Going to be sad to say good bye to you all - you've asked such great questions!
The Grange School, Hartford, Cheshire (from 1990-2003), The University of Bristol Vet School (2003-2009)
BSc, BVSc (MRCVS)
I spent a very brief time in practice but then worked as a research assistant in my lab for 6 months before starting my PhD. As a vet I have done lots and lots of (unpaid) work experience with a whole variety of animals. (A bit long to list here but please ask if you want to know more)
University of Bristol
Favourite thing to do in my job: My favourite moments in my work are when I first get a set of results in a big experiment – it’s a moment when I know something about the disease I work with that no one else knows yet!
I work with bacteria that can give you really nasty food poisoning (vomiting… diarrhoea… the lot) trying to figure out why so many chickens carry them and how we can get rid of them.
When I was at school I desperately wanted to be a vet and so I went to Bristol Vet School for university. While there I got really interested in diseases that we can catch from animals and that animals can catch from us (these are called zoonoses). I am now a qualified vet but have chosen to do a PhD to learn more about one specific bacterial species we can catch from animals: Campylobacter jejuni.
Generally we catch this from eating raw/undercooked chicken or from other food that has been contaminated by raw chicken. It can give us really nasty vomiting and diarrhoea (lasting for days!) It can also (thankfully much more rarely) trigger longer term conditions that affect our nerves and cause paralysis.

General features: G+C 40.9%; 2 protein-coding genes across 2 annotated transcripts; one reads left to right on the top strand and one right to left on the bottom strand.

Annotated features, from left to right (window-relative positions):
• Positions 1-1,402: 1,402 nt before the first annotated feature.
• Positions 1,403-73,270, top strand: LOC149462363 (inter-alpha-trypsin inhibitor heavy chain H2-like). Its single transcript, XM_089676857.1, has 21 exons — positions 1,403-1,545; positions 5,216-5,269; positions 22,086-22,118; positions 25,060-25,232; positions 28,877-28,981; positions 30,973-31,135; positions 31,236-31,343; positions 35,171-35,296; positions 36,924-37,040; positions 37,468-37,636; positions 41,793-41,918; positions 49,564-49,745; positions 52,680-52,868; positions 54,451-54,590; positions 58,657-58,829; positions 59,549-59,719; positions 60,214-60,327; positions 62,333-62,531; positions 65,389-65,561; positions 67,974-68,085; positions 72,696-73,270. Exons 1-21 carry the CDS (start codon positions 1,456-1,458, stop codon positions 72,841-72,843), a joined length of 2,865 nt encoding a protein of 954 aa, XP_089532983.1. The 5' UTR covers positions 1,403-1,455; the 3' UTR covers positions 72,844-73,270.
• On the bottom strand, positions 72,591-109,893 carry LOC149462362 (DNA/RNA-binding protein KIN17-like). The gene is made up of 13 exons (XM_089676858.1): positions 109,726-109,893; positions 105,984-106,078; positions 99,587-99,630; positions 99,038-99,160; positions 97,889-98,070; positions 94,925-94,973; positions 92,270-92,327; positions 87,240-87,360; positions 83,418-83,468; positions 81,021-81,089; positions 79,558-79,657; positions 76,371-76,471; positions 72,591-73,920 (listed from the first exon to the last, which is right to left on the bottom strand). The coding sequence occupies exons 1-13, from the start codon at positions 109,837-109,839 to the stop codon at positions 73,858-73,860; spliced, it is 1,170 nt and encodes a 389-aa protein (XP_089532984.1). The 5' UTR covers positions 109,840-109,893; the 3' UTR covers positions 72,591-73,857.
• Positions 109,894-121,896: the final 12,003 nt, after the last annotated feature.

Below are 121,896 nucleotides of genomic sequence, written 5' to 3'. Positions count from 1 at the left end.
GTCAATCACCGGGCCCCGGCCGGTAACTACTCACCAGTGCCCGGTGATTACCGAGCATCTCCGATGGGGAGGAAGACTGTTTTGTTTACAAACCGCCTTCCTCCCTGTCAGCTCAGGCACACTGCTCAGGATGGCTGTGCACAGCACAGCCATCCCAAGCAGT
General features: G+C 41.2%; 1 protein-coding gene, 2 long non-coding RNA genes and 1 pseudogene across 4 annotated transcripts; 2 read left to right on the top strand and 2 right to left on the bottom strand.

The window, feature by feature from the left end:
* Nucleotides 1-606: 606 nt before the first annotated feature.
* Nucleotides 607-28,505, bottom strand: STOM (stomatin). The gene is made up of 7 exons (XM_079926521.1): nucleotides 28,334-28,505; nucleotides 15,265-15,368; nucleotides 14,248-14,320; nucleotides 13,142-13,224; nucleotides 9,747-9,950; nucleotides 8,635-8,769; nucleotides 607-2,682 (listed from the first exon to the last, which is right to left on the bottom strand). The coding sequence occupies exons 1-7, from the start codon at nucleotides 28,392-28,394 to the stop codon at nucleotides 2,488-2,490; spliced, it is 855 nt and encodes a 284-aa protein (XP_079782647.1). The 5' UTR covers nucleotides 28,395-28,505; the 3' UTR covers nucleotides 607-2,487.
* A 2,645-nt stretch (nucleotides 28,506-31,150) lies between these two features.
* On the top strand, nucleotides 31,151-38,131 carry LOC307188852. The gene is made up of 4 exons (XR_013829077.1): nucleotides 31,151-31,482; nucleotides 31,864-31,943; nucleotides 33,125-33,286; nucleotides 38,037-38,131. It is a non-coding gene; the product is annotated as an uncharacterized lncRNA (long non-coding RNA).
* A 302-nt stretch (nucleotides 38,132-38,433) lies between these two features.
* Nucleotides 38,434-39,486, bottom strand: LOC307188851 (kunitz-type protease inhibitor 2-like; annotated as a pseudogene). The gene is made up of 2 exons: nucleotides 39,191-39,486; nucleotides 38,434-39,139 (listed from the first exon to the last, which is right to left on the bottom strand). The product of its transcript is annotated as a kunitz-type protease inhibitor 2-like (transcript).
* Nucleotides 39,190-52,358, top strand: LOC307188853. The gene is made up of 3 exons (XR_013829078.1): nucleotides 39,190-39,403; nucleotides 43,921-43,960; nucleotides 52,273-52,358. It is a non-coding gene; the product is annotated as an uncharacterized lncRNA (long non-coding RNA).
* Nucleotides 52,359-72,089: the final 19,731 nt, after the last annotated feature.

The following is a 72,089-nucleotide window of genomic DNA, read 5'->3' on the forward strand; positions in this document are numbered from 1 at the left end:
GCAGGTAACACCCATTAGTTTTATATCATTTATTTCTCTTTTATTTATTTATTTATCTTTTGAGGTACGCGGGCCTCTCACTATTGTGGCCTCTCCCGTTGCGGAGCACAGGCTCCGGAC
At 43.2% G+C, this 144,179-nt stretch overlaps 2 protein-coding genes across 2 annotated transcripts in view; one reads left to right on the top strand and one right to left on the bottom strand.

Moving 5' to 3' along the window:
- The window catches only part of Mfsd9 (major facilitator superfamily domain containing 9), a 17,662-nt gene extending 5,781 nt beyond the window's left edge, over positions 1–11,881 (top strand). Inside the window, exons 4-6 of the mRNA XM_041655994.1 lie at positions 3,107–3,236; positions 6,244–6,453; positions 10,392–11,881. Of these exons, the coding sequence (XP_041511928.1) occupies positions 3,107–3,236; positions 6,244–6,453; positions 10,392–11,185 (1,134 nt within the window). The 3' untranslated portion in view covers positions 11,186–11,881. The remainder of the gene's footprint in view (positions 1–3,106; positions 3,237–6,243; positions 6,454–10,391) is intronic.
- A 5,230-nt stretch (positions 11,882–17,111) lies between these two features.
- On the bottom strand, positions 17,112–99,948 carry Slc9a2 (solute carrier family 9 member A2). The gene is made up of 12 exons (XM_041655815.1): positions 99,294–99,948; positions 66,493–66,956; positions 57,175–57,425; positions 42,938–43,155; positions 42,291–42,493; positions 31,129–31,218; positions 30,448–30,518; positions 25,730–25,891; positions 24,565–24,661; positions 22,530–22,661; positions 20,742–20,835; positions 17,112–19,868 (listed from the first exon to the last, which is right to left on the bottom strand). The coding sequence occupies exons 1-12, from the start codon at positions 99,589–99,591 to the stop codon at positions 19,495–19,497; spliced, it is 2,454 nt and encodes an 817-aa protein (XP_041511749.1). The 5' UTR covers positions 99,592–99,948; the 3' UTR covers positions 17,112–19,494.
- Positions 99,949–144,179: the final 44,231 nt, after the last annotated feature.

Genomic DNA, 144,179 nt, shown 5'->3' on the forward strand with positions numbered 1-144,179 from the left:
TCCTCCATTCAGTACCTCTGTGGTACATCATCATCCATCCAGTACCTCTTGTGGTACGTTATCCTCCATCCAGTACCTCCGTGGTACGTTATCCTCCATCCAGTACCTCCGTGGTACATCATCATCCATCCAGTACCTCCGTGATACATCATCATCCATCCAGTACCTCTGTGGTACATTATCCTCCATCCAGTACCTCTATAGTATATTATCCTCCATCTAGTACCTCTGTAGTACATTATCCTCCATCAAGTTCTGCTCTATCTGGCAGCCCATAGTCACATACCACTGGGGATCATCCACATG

Although the bacteria cause disease in us they don’t apparently cause disease in chickens – they live quite happily in the chickens’ guts until the birds go for slaughter. My PhD involves looking at how they survive so happily in a chicken’s guts and why they are not kicked out by the chicken’s immune system.
My Typical Day
I don’t really have a ‘typical’ day – some days I will be counting lots of clumps of bacteria, some days I will be making lots of copies of a certain stretch of DNA, some days I will be growing human or chicken cells in dishes.
I probably spend the majority of my day in the lab. A lot of this time it’s not very glamorous work – lots of labelling of tubes and dishes, lots of moving tiny volumes of liquids from one tube to another – but it’s all worth it when I get the results.
Over the course of my PhD I haven’t really stuck to one type of experiment – I am using lots of different types to try to pin down some of the ways my bacteria behave which makes it a little tricky to describe a ‘typical day’ in the lab because what I do changes from day to day but to give you some idea…
I spend rather a lot of time working with chicken poo! I put some of the poo (often diluted) on agar plates and then come back 2 days later and count the number of clumps of bacteria that are growing to give me an idea of how many the chicken was carrying. (Agar is a bit like jelly and it provides nutrients that allow the bacteria to grow. It is allowed to set in flat circular dishes called ‘petri dishes’ and then we spread a sample that has bacteria on it. The bacteria will grow and you will see clumps of them on the plates – called colonies – and sometimes I need to count how many there are.)